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Underwood earns three youth awards at Southeastern Art Show and Market


January 7, 2021

Alyssa Underwood

Alyssa Underwood garnered three Judges' Award ribbons in the 2020 virtual Southeastern Art Show and Market (SEASAM) youth competition.

She accomplished the feat in differing mediums – photography, charcoal and oil.

Winning awards is nothing new to Underwood, a 17-year-old senior at the prestigious Classen High School of Advanced Studies in Oklahoma City.

At the 2019 Red Earth Youth Art Show, she finished first in photography, second in painting and drawing, and third in cultural items. As a freshman, she earned a first-place award in Division II painting and drawing at Red Earth, acknowledged as one of the leading First American arts festivals in the United States.

This was Underwood's first competitive foray into SEASAM and she knocked it out of the park.

"I like to experiment and try out as many mediums as possible," the teenager said.

Her sister, Aidan, is featured in two of the SEASAM winning pieces – one photograph and the other an oil painting on ledger paper.

The photograph, titled "Princess," was originally a digital image in color. But Underwood felt the photo of Aidan holding a doll needed to be more dramatic. "I didn't want it to be full of bright colors. I thought it needed drama but not bring on emotions of sadness," she said.

She converted it to black and white, darkened it and made the photo an attention-grabber. "I like the way it turned out," Underwood said. "The absence of color really brings out the scene. People can experience many different emotions viewing it."

Underwood's father, John, is Chickasaw and Seminole. He is employed by the Chickasaw Nation as recruitment and retention coordinator for the department of community development. Her mother, Ginny, is Kiowa and Comanche.

The ledger portrait of Aidan incorporates Underwood's First American heritage of Kiowa and Comanche. First Americans in war paint are depicted charging on horseback with shields at the ready. Teepees in the background make it seem as if Aidan is watching the action from a Comanche encampment. The painting is titled "Ancestors."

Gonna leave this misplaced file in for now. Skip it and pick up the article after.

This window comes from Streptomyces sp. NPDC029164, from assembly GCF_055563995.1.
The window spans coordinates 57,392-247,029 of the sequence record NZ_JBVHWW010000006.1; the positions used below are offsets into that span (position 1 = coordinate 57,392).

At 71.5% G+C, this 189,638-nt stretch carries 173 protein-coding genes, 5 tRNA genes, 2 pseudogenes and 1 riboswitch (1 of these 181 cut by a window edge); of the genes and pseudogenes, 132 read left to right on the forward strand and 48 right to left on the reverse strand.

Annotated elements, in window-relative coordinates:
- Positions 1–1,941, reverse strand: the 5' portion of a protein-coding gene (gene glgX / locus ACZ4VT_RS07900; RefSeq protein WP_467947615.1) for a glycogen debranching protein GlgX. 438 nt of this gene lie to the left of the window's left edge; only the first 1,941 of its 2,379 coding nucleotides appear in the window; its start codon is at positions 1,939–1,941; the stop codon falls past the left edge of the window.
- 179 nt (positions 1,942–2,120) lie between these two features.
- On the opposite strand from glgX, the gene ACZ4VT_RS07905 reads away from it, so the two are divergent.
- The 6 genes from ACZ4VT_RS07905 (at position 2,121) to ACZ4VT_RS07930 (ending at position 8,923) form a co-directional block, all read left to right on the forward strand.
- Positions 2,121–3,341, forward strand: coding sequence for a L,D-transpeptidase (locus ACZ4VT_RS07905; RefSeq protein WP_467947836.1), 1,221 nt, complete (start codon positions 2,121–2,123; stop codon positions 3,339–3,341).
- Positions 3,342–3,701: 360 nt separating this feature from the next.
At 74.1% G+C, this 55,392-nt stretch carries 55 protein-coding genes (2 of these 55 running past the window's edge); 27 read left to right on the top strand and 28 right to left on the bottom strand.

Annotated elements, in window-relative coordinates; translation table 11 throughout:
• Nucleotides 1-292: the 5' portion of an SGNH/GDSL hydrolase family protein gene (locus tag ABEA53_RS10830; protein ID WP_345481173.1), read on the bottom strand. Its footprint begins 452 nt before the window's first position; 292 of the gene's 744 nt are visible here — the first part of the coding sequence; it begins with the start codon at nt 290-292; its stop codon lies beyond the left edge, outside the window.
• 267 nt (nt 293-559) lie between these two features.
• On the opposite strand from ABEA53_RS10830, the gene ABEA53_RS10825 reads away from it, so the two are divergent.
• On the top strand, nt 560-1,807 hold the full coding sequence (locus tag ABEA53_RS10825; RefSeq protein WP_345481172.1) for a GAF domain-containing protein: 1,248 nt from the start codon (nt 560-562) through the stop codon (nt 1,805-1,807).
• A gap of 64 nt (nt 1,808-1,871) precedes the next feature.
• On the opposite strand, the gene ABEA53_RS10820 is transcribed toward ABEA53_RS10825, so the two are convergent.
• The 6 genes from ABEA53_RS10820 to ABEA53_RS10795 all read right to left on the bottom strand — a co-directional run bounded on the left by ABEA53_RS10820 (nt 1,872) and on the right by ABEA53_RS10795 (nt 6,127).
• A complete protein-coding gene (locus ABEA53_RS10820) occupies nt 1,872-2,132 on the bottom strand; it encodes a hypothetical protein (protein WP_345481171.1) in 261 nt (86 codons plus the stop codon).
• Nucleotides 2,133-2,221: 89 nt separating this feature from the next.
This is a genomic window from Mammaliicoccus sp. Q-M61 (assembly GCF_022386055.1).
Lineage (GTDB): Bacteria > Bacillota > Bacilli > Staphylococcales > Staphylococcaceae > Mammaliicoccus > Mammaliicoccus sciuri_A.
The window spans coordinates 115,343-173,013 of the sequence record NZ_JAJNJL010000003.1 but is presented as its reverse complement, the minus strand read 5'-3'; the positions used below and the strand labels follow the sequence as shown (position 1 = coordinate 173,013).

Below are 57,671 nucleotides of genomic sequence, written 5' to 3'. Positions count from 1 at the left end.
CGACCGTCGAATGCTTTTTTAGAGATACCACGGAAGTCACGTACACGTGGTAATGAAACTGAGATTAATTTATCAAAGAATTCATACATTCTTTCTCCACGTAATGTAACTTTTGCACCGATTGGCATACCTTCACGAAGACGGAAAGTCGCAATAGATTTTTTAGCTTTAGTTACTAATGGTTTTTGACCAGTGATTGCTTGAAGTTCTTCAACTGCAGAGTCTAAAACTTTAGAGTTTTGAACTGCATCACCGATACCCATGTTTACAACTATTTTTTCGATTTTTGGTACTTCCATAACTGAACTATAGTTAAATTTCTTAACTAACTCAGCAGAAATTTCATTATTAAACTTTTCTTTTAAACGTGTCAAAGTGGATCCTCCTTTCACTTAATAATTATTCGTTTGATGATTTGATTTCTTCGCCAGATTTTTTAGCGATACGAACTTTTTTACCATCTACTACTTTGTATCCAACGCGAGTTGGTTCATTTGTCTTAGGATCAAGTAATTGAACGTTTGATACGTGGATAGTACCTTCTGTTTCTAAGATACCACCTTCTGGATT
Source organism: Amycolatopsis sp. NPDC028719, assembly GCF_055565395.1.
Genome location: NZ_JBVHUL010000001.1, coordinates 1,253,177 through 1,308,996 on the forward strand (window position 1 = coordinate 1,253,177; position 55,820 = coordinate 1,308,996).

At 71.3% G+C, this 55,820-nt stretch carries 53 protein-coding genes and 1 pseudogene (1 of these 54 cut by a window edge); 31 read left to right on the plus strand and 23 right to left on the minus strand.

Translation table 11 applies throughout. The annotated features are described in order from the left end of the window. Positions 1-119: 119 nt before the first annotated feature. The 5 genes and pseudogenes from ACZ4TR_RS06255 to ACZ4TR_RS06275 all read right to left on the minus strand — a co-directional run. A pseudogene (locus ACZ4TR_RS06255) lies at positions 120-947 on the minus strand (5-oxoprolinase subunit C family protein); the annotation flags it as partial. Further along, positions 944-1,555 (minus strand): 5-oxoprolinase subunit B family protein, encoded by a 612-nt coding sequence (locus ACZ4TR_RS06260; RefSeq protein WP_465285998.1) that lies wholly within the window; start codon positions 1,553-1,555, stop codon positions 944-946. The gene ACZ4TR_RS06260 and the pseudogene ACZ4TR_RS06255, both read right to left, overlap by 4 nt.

"I am proud to say I have many tribes in my heritage," Underwood said. "Each is different from the other. Each unique in heritage and history."

The third winner is a charcoal rendering of a Chickasaw female lacing up shell shakers to keep the rhythm for singers during stomp dances. It is titled "Getting Ready."

Underwood attended stomp dance classes in Oklahoma City to learn the dances, their meaning, their importance and to keep the centuries-old tradition alive. Men sing and women wear shell shakers to keep rhythm. The weight of shakers strapped to the legs of women dancers can weigh up to 25 pounds each.

"It's very tiring," Underwood observed. "The women work so hard they must rest after a couple of songs. I made the charcoal drawing from a photograph I took. I enjoyed the process of drawing it so the eyes go straight to the shell shakers. All the elements of preparation are included in the drawing, but it was done in a way to call attention to the shakers."

"Getting Ready" is a charcoal drawing celebrating her heritage as a Chickasaw. It shows a woman strapping on shell-shakers to keep rhythm to songs at a traditional Chickasaw stomp dance.

Art is her love, and she wishes to continue it after graduating from Classen ASA. The coronavirus pandemic has kept her home learning virtually. "It is a very difficult and different environment than attending classes," she said. When graduation arrives in May 2021, Underwood is not certain there will be a ceremony but is certain that she will attend college next autumn.

Swarthmore College, one of her top choices, is a long way from Oklahoma. It is southwest of Philadelphia and was established in 1868.

Underwood's brother, Avery, is also an artist and attends Swarthmore. Underwood plans to apply there in the spring, as well as other art schools beyond Oklahoma.

"I am looking for a school with a strong art program, near a major city with an Indigenous population on campus," she said.

"I know college is my opportunity to learn and to explore art even more. I'm ready to push the boundaries of my abilities."


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